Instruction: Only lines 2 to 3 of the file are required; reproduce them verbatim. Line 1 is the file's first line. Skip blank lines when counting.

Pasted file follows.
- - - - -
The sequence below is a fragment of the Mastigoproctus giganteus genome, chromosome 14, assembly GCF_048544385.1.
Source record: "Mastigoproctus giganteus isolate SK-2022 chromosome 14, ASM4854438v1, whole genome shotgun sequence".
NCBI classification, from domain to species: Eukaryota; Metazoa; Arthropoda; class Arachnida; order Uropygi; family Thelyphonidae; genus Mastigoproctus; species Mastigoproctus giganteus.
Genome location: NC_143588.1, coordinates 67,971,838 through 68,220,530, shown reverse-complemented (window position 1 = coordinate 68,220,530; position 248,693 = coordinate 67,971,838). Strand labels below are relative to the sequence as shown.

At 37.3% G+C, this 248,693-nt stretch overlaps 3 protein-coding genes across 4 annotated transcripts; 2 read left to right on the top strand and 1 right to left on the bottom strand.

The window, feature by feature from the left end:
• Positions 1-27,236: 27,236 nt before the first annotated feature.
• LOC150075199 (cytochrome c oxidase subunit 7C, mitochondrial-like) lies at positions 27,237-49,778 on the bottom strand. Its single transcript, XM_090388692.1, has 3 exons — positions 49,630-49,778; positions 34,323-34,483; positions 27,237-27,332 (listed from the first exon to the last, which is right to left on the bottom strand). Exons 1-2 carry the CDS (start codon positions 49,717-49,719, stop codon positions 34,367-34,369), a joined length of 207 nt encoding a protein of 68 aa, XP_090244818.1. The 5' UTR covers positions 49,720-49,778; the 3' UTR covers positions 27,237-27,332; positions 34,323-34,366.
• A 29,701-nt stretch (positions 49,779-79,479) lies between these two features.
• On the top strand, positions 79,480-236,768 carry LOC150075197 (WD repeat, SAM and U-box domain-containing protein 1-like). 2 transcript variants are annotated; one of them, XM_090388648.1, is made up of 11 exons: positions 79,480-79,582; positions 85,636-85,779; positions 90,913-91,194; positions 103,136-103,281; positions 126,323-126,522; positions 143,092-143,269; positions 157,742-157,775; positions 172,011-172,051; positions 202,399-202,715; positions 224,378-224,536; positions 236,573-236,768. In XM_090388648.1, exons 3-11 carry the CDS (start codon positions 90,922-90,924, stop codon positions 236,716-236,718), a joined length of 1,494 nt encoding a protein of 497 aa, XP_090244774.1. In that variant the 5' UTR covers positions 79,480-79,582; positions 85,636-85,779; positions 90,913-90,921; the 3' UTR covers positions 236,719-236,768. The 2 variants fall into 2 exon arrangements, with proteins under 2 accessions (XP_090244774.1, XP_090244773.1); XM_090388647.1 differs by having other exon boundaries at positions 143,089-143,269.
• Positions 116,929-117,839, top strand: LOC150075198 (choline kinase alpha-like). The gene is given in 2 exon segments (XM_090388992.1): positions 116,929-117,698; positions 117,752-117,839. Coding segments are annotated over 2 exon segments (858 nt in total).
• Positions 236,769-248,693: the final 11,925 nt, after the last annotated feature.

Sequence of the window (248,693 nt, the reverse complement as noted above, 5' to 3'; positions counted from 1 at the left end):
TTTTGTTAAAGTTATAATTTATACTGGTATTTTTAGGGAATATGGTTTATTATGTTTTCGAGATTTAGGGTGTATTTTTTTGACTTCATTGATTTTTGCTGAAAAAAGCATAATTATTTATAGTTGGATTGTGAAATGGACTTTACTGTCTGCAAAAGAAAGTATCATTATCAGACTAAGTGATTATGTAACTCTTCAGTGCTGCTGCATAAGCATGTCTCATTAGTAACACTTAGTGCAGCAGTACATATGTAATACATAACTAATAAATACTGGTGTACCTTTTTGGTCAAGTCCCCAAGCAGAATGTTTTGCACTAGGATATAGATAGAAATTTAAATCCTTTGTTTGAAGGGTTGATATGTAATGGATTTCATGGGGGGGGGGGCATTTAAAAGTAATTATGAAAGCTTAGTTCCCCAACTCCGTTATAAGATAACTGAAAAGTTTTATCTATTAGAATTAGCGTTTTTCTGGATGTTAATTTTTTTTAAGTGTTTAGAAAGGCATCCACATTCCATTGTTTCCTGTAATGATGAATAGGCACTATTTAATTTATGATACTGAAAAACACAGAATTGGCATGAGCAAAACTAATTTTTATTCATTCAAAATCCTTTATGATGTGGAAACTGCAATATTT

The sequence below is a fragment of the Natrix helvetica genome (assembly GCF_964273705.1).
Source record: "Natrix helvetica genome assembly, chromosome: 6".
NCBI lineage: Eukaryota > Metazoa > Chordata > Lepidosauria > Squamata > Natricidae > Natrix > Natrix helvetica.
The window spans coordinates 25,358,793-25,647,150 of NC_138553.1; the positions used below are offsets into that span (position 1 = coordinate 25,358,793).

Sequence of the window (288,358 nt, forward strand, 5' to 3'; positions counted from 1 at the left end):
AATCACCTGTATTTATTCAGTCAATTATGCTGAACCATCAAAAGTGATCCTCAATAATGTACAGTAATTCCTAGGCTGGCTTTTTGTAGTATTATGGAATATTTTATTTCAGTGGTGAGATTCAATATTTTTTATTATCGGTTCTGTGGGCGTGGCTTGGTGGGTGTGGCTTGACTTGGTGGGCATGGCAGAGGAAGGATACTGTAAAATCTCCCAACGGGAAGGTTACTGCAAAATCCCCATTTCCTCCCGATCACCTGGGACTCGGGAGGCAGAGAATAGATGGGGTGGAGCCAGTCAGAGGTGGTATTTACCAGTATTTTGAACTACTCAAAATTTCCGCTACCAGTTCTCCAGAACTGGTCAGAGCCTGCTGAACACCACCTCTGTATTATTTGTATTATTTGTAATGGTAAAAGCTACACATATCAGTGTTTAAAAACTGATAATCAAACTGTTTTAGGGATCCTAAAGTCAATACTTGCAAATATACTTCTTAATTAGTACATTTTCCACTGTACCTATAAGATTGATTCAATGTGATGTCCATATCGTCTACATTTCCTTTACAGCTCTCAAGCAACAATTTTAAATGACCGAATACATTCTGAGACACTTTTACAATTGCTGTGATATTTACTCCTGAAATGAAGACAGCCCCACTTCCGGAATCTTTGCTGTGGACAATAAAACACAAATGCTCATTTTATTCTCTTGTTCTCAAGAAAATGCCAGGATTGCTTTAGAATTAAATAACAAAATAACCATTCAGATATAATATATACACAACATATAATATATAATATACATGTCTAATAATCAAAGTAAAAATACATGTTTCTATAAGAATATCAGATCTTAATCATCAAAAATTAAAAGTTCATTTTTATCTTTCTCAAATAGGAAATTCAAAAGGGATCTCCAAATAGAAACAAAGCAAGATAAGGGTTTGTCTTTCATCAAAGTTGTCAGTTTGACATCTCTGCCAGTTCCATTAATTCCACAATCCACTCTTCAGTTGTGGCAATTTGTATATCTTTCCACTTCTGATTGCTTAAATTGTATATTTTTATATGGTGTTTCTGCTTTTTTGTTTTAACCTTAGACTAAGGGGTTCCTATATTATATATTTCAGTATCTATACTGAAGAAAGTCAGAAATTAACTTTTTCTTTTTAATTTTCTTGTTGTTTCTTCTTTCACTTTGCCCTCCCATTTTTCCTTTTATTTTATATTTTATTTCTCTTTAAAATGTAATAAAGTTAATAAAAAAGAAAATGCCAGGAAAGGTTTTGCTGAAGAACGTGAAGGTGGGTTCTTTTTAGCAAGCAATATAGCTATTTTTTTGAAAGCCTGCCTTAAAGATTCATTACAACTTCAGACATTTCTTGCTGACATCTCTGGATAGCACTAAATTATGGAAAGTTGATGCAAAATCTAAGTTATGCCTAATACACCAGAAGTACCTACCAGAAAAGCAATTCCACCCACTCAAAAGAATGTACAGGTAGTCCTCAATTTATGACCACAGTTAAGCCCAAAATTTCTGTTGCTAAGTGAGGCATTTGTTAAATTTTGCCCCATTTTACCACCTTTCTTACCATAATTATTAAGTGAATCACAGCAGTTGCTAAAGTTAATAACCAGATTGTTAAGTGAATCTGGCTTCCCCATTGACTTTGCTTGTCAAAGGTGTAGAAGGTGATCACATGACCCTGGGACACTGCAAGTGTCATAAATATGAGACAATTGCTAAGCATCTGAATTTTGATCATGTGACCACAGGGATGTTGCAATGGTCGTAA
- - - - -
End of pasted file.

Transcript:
Source record: "Mastigoproctus giganteus isolate SK-2022 chromosome 14, ASM4854438v1, whole genome shotgun sequence".
NCBI classification, from domain to species: Eukaryota; Metazoa; Arthropoda; class Arachnida; order Uropygi; family Thelyphonidae; genus Mastigoproctus; species Mastigoproctus giganteus.